Aug 2, 2012 — As the sun increases in activity as it approaches "solar maximum" (predicted to occur in 2013), our nearest star has been putting on a show for professional and amateur astronomers alike.
This dramatic view of the sun's photosphere was captured by amateur astronomer Kevin LeGore from the sidewalk outside Woodland Hills Telescope near Los Angeles.
"I shot this picture (on July 31) at around 3:30pm outside the store," LeGore told Discovery News. Although Los Angeles isn't exactly known for its clear skies, it is known for the sun — as can be seen from this dramatic photograph, the sun put on a show.
The dark sunspot to the lower left marks the location of active region 1532 (AR1532), which has been crackling with flare activity. Near the top of LeGore's image, another small active region (AR1528) was caught in the act — bright solar plasma is erupting along a compact grouping of coronal loops, producing a small solar flare.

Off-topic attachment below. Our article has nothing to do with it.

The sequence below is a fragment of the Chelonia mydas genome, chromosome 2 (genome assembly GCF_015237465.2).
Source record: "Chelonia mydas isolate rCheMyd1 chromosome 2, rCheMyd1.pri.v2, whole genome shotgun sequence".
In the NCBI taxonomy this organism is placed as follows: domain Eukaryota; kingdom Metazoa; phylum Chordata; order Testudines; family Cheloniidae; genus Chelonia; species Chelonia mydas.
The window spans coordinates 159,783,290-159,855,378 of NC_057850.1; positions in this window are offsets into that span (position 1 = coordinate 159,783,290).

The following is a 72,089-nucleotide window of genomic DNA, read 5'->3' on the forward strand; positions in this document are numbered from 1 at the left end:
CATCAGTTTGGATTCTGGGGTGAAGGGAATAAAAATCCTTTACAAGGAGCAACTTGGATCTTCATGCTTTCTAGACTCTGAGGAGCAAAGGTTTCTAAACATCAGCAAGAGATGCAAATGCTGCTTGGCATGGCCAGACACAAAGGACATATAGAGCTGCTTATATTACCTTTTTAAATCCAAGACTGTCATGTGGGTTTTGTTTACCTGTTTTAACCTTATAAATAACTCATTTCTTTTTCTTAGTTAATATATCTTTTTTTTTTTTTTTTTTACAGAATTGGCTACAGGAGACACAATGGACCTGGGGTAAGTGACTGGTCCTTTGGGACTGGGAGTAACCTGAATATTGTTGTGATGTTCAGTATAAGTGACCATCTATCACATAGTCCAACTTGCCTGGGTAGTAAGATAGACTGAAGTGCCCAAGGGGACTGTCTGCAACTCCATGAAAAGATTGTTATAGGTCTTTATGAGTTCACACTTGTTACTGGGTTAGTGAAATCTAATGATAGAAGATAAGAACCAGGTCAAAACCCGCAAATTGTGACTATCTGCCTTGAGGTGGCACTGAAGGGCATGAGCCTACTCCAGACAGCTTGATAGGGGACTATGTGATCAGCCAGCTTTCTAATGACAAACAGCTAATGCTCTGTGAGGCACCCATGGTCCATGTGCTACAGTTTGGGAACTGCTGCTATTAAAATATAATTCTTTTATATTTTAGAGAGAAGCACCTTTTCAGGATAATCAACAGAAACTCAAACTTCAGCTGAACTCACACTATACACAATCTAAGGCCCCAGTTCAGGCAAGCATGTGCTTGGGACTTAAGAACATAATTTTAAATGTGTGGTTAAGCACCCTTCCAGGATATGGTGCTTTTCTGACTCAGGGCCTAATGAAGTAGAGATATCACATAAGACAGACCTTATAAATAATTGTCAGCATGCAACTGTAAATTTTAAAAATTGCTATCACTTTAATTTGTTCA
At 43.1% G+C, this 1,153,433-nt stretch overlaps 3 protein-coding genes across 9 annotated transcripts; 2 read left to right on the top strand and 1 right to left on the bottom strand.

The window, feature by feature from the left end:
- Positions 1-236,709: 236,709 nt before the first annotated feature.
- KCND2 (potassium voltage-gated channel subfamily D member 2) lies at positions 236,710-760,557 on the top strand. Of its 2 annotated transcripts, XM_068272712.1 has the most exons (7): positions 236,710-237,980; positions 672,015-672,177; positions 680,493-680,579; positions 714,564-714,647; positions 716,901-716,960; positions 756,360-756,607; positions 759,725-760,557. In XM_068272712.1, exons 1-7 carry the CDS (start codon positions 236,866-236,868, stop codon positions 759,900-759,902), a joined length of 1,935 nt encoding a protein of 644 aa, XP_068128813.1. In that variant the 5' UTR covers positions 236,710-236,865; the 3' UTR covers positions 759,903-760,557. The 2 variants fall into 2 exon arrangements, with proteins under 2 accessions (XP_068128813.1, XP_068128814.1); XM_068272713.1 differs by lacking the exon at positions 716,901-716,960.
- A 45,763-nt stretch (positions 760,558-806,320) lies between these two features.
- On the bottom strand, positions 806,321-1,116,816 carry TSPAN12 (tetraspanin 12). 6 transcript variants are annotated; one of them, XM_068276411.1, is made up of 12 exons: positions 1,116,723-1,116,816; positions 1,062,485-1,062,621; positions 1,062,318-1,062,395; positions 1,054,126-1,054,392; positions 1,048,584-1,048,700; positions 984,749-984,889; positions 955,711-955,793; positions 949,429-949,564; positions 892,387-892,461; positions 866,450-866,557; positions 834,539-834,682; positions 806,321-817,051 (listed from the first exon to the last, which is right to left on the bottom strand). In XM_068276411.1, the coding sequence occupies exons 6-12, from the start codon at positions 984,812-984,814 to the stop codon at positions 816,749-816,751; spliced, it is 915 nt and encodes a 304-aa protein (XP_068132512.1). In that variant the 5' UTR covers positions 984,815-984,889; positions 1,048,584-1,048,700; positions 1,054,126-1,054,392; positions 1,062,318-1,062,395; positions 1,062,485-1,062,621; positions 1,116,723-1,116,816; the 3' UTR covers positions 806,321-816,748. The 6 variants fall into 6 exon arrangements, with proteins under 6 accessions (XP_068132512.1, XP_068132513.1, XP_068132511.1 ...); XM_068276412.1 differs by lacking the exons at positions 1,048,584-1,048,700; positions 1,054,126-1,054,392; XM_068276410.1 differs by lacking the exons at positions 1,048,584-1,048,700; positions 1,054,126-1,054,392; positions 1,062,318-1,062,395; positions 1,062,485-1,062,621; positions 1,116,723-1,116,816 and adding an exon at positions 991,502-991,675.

Other features are obvious, including twisted dark filaments (regions of cool plasma hanging over the sun, blocking the light of the photosphere from view) and hints of the large-scale granulation of convection flows of hot plasma bubbling up from the solar interior.
LeGore captured the image using a Coronado PST solar telescope with a small CCD camera (the Imaging Source DMK51) attached. He used an H-alpha filter to capture the glow of hydrogen atoms.
Interestingly, the equipment used to create this picture can be bought "off the shelf" at a price that is accessible to amateur astronomers. The Coronado PST sells for $699 and the CCD sells for $999.
"The camera is a monochrome camera so the image was shot in black and white," added LeGore. "The color was added in Photoshop. The image is a total of 500 images stacked together."
LeGore is also director of Focus, an astronomy outreach and education initiative. To find out more, visit the Focus website.